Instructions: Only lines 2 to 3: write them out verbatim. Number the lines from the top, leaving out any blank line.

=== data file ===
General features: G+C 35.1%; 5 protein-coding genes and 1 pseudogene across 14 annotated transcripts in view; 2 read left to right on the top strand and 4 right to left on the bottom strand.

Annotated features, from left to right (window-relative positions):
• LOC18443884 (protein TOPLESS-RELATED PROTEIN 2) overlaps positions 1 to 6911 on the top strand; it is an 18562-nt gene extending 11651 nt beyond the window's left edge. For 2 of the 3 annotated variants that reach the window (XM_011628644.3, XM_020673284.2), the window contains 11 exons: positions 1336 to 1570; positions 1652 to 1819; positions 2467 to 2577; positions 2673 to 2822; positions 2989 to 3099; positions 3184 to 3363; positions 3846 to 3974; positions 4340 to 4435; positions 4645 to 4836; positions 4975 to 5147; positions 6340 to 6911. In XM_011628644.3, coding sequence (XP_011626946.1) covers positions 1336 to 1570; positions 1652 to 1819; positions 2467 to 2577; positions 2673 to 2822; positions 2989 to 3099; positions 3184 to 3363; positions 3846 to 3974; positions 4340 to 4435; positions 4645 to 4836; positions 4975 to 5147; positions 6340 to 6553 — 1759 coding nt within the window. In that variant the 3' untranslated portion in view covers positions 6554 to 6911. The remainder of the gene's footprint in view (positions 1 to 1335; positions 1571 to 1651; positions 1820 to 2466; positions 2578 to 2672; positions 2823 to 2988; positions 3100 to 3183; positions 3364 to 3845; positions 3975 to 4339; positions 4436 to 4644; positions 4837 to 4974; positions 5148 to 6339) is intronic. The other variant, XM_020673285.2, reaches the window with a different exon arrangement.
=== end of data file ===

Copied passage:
Annotated features, from left to right (window-relative positions):
• LOC18443884 (protein TOPLESS-RELATED PROTEIN 2) overlaps positions 1 to 6911 on the top strand; it is an 18562-nt gene extending 11651 nt beyond the window's left edge. For 2 of the 3 annotated variants that reach the window (XM_011628644.3, XM_020673284.2), the window contains 11 exons: positions 1336 to 1570; positions 1652 to 1819; positions 2467 to 2577; positions 2673 to 2822; positions 2989 to 3099; positions 3184 to 3363; positions 3846 to 3974; positions 4340 to 4435; positions 4645 to 4836; positions 4975 to 5147; positions 6340 to 6911. In XM_011628644.3, coding sequence (XP_011626946.1) covers positions 1336 to 1570; positions 1652 to 1819; positions 2467 to 2577; positions 2673 to 2822; positions 2989 to 3099; positions 3184 to 3363; positions 3846 to 3974; positions 4340 to 4435; positions 4645 to 4836; positions 4975 to 5147; positions 6340 to 6553 — 1759 coding nt within the window. In that variant the 3' untranslated portion in view covers positions 6554 to 6911. The remainder of the gene's footprint in view (positions 1 to 1335; positions 1571 to 1651; positions 1820 to 2466; positions 2578 to 2672; positions 2823 to 2988; positions 3100 to 3183; positions 3364 to 3845; positions 3975 to 4339; positions 4436 to 4644; positions 4837 to 4974; positions 5148 to 6339) is intronic. The other variant, XM_020673285.2, reaches the window with a different exon arrangement.